It set the market on fire this year after picking of the lion’s share of Cobbetts at the end of an explosive 18-month spell of consolidation, so it comes as no surprise that DWF has posted a 57.5% increase in half-year revenues to £93.6m from £59.4m this time last year.
According to the 984-lawyer, top 25 firm, over 10% (£6m) of its reported revenue growth is organic, the remainder stemming from the firm’s merger with Fishburns and acquisition of Cobbetts, both in February 2013. The firm said profits were also up significantly at the half-year stage, although it was unable to provide any figures yet.
Revenues from its 230-lawyer strong real estate practice, which was considerably bolstered by the Cobbetts takeover, have grown by 92% from £7m to £13.5m and now accounts for 15% of overall turnover. In addition to the Cobbetts hires, the firm bulked up the practice this year with the hire of a 12-strong team from Eversheds, including its former real estate head Adam Heather and former senior partner Adrian Stanley. The firm also hired another six partners, which included former Wragge & Co partner Toby Askin to head up the practice in London and Birmingham.
The firm’s core insurance practice saw revenues increase by 34% to £41m, now accounting for 47% of the firm’s total revenue – no doubt a result of its tie-up with London insurance firm Fishburns. Meanwhile, the firm’s sector focus is also showing signs of eye-watering growth, with revenues in the transport sector practice up by 81%, while turnover in the retail, food and hospitality group has grown by 87%.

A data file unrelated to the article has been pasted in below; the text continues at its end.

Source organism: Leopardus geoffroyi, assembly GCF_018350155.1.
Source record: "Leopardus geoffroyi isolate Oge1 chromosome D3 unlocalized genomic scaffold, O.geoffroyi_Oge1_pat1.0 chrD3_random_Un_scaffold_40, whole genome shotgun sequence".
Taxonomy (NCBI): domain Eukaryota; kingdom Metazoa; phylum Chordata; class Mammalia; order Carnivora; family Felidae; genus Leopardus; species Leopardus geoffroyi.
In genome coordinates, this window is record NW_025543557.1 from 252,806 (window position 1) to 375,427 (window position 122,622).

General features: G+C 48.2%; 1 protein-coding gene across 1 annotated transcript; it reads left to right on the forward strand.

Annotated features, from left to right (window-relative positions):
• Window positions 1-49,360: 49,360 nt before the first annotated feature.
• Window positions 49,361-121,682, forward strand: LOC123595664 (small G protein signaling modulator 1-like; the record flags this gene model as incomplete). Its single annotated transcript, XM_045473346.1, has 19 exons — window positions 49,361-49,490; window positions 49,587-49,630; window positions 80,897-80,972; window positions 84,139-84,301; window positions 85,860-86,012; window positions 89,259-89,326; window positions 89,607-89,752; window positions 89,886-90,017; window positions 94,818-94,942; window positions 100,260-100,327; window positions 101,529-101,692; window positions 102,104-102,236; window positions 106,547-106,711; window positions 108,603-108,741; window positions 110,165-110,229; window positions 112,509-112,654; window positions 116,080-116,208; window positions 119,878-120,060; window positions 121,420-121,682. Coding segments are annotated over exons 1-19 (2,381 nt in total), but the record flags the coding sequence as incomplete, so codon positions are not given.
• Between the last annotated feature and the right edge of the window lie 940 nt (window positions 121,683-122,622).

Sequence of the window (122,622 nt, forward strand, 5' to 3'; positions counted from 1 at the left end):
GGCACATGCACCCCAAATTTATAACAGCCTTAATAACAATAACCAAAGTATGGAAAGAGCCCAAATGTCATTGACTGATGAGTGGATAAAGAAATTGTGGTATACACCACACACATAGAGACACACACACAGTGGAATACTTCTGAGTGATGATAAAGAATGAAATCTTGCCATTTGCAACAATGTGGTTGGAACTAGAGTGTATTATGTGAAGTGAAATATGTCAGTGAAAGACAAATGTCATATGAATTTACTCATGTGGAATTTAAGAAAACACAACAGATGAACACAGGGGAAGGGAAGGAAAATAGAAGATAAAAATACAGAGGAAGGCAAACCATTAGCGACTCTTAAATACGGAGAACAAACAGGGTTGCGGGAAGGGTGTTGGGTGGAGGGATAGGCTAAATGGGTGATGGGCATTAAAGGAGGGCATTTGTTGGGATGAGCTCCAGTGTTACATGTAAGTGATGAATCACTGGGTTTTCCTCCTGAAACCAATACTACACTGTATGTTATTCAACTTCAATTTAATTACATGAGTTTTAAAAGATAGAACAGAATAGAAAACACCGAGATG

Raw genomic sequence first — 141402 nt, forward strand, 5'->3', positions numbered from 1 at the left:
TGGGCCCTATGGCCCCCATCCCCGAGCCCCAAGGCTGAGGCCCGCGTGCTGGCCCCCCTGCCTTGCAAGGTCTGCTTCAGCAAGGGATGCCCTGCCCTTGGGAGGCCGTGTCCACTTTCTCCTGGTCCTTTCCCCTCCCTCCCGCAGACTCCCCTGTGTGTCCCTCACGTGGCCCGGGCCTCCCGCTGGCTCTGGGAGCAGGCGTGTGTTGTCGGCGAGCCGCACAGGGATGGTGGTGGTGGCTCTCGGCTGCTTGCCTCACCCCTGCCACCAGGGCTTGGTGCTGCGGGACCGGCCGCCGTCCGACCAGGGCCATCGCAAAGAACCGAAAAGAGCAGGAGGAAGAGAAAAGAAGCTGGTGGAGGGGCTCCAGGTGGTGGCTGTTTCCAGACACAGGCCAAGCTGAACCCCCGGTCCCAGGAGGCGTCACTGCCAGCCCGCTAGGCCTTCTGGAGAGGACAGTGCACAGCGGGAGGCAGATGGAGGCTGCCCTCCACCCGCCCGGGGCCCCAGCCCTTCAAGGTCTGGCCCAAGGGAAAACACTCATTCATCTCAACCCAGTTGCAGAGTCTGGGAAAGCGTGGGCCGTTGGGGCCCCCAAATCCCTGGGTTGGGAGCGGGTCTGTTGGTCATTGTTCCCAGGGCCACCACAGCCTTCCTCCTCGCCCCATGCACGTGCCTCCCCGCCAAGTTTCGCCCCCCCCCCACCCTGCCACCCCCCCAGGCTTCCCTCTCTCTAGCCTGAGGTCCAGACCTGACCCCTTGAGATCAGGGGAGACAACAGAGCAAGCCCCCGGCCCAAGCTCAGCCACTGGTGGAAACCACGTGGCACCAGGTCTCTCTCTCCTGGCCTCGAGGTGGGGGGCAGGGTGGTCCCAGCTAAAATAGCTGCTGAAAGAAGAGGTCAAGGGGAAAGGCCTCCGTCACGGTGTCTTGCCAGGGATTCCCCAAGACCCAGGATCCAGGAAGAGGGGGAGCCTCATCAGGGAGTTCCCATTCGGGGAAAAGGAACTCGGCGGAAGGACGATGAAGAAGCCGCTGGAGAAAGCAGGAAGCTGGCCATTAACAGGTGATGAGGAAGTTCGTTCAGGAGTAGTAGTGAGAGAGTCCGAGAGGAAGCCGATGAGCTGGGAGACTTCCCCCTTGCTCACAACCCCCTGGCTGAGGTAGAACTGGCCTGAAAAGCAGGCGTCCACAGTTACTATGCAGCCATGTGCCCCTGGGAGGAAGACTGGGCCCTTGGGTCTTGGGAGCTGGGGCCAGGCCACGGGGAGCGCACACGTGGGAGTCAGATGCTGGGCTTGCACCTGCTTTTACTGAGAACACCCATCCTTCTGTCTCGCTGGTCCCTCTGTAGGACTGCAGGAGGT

Managing partner and CEO Andrew Leaitherland said: ‘We’ve worked exceptionally hard to deliver what are, by all accounts, very robust half year results. We have experienced significant benefit already from our acquisitive phase over the last 12-18 to months and we’re now really beginning to gain traction in our chosen markets as our clients build increasing confidence in our ability to deliver exceptional client service at an affordable pricing point.’
For more on the meteoric rise of DWF, see ‘Pretenders to the throne – the regional players with national ambition‘